The Great British Bake Off – the first interview with the 2012 winner

The GBBO champion talks keeping his win a secret, going on a diet and life after Bake Off...

After weeks of whisking, kneading, proving and icing (plus Paul Hollywood’s cutting critiques, Mary Berry’s accidental double entendres and Mel and Sue’s cringe-worthy puns), it’s all over: 23 year-old John Whaite has been crowned winner.


After receiving a tip-off, we tracked down John this afternoon…

Congratulations! How will you be watching the final?

All my family and friends are coming round with booze and cake, although I’m not eating carbohydrate at the moment so I can’t have any cake…

The winner of The Great British Bake Off isn’t eating cake – why?

Because I’ve put on a stone since starting Bake Off, so I’m trying to slim down.

How hard has it been keeping it a secret?

It’s been tricky. I’ve had to put it to the back of my mind. My partner Paul knows, as do my parents and my best friend Holly because they all came to the final. But my other friends don’t so it’ll be a nice surprise for them tonight. Well, I hope it is. They might all be supporting James and Brendan – traitors!

How did it feel when Mel said your name?

I’d never understood the phrase “my legs turned to jelly” until that moment. It was like being in a bubble: I couldn’t really hear what people were saying and everything was moving really, really slowly. I thought Brendan had bagged it, I really did.

Had you done a lot of preparation for the final?

12 hours a day. I’d finished my final exams for my law degree the week before so I could finally focus. I had a lot to prove.

At the beginning of the episode, you describe a nightmare you’d had. Have you had any since?

My only nightmare is worrying whether people will agree with Mary and Paul’s decision. In the online polls and predictions, I’m always bottom. It’s a bit nerve-wracking: I hope people won’t think that I didn’t deserve to win.

James was the favourite with viewers and bookies alike. Was that difficult?

No, James is such a lovely guy and I can see why he’s so popular because he was a genuine gentleman-in-the-making. We’ve kept in touch. I’ve kept in touch with all the contestants via Twitter and Facebook – I feel like I’ve made some really good friends.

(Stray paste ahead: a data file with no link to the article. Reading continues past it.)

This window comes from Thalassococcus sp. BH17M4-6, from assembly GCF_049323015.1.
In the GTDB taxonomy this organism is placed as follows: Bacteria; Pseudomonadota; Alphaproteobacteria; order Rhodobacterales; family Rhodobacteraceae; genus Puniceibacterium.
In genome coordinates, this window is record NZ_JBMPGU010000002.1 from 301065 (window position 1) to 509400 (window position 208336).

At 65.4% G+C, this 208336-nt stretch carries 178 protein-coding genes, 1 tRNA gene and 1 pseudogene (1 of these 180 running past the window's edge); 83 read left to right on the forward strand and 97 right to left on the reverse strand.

Are you fond of fondant fancies?

My first thought was: what the bloody hell? I’ve seen fondant fancies in the supermarket but I wasn’t even sure if that was the same thing. Asking three blokes to make tiny pink delicacies doesn’t seem right, does it?

Why do you think it was an all-male final?

Society has become more egalitarian and, on the flipside, men are starting to embrace softer skills like baking and cooking. I’ve got a good mate who is as butch as can be but will sit down and watch the footy and then knock up a delicate batch of fairy cakes. That can only be a good thing.

At one point you say bakers are “controlling”.

I definitely think it’s an inherent trait in all bakers – just look at Brendan! Not necessarily in a bad way: we just like to have control in the kitchen.

Are you competitive?

I didn’t think I was until I started the Bake Off. Then when I went to my first audition, I spied other people with freezer bags and thought, “I’m going trip them up so they don’t make the audition.” I’m competitive in the sense that I want to do well because I’m good: not because I want someone else to fail. I’m ambitious.

So when poor James dropped his cake…

I felt like crying for him. But the good thing about James is he took it on the chin. I knew he would because that’s the kind of guy he is.

What’s next?

I’ve finished my law degree so I’ve a full-time job for a commercial bank. I’d love to pursue baking as a career but I would have been stupid to turn this job down in the interim. All summer I’ve been writing recipes for my blog Flour and Eggs –

What would you be doing in an ideal world?

A cookbook, followed by study at Cordon Bleu or the Ritz Escoffier and then I’d open a bakery.

What would you call your bakery?

The Moody Baker, probably! Whatever I bake seems to match my mood. My parents split up when I was five and my mum used to spend a lot of time baking with me. It became something I’ve turned to all through my life in times of stress or panic and also in times of happiness.

In the programme you say your mum has reservations about baking as a career. Has she come round?

No, she’s still trying to keep my feet on the ground. My mum is very proud of me and wants the best for me, as all mums do. But what she wants isn’t necessarily what I want…

How often do you get out the flour and eggs?


Every day.